“To the Trudeau government, this is core-mission stuff,” Macdonald wrote Monday. “Last week, scientists from the environment department were brought in to the Prime Minister’s Office for briefings. The report will be public and online Tuesday, and Justin Trudeau and members of his cabinet will be pushing the issue as something bordering on a national emergency, which is not an unreasonable way to characterize it.”
And normally, “you’d think findings like these would penetrate deep into voters’ minds. Climate change, with reports like this one and that of the IPCC last October, is becoming an issue of economic self-interest,” he added.
“But these are not normal times. The Opposition is determined to keep public attention riveted on the SNC-Lavalin scandal, and former attorney general Jody Wilson-Raybould’s remarkably effective effort to take down the prime minister.” While Trudeau will want to change the channel and focus attention on the report, Macdonald speculated that “Wilson-Raybould will relegate climate change to the inside pages, just as she’s done with everything else. Which is lunacy, but that’s where we are.”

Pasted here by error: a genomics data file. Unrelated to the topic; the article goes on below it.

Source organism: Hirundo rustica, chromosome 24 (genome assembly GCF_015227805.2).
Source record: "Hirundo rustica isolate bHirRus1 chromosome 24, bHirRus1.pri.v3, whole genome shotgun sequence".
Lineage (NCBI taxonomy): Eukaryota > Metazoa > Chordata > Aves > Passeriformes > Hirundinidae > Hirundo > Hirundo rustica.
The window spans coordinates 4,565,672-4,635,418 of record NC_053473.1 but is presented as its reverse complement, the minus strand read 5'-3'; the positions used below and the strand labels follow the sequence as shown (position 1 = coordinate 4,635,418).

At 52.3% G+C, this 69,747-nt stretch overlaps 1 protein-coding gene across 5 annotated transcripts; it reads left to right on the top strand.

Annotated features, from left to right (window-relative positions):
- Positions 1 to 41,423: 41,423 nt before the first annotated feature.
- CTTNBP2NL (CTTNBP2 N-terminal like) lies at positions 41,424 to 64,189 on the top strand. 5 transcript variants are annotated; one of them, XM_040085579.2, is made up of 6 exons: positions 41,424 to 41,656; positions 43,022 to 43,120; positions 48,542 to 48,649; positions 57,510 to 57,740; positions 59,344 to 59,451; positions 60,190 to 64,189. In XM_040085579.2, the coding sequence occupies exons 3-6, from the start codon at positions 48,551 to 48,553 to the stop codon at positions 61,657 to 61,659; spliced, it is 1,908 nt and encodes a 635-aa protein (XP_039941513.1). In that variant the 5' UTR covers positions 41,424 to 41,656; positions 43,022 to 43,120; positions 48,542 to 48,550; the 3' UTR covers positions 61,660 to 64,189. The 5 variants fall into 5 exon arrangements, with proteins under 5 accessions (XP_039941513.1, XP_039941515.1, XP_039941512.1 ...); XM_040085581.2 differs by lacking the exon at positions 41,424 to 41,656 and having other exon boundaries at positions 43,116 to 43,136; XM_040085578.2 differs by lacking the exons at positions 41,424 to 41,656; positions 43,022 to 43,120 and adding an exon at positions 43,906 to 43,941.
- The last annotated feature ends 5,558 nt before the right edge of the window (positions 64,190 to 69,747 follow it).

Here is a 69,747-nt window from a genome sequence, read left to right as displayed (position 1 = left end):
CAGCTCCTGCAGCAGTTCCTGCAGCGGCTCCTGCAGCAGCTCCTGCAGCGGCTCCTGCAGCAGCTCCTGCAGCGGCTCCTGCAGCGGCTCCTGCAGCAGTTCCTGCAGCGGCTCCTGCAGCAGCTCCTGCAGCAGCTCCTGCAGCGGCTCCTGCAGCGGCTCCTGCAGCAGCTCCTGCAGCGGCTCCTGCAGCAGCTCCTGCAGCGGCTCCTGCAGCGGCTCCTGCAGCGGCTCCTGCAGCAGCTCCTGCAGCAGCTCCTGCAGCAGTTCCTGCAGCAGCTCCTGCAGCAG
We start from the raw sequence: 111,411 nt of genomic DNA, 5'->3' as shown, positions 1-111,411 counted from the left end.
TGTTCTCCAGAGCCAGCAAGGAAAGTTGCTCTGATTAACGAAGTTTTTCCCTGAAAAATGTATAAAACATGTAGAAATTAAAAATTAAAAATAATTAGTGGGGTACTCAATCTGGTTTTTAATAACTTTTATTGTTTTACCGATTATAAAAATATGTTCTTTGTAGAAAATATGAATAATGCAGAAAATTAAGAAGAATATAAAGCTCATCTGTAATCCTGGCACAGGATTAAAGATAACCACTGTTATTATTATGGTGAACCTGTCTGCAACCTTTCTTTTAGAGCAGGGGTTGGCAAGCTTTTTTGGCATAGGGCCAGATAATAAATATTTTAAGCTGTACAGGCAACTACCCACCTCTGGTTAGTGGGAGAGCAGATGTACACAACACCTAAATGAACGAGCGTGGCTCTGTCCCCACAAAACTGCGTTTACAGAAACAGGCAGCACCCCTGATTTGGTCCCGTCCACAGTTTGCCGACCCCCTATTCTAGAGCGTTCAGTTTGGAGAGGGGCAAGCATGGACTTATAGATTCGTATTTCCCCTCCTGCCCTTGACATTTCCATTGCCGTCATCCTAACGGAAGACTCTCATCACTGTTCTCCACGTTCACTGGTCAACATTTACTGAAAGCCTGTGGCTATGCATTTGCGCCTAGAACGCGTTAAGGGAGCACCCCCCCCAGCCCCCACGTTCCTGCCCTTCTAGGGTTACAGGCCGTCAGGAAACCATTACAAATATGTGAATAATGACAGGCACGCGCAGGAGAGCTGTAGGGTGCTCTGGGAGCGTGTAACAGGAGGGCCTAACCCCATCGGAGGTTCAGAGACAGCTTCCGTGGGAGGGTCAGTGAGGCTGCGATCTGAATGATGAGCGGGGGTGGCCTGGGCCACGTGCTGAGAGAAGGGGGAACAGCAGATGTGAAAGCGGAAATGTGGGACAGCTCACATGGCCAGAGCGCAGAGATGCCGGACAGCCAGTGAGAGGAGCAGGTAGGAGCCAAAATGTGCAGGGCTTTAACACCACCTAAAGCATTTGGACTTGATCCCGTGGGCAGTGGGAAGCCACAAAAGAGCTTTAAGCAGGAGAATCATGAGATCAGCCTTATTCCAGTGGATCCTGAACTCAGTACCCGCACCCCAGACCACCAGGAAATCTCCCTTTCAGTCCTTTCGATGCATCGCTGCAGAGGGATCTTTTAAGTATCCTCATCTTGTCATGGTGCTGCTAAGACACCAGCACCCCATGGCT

On Monday, Environment and Climate Minister Catherine McKenna tweeted a message of support for the federal carbon price from ex-California governor Arnold Schwarzenegger, who introduced a similar measure more than a decade ago with bipartisan support. “I’m so happy that Canada is putting a price on pollution,” Schwarzenegger said. “I know it is very hard to do, because there’s always the other side that argues and says this is terrible for the economy.” But in California, “none of it came true. California is now number one, economically, in the whole United States.”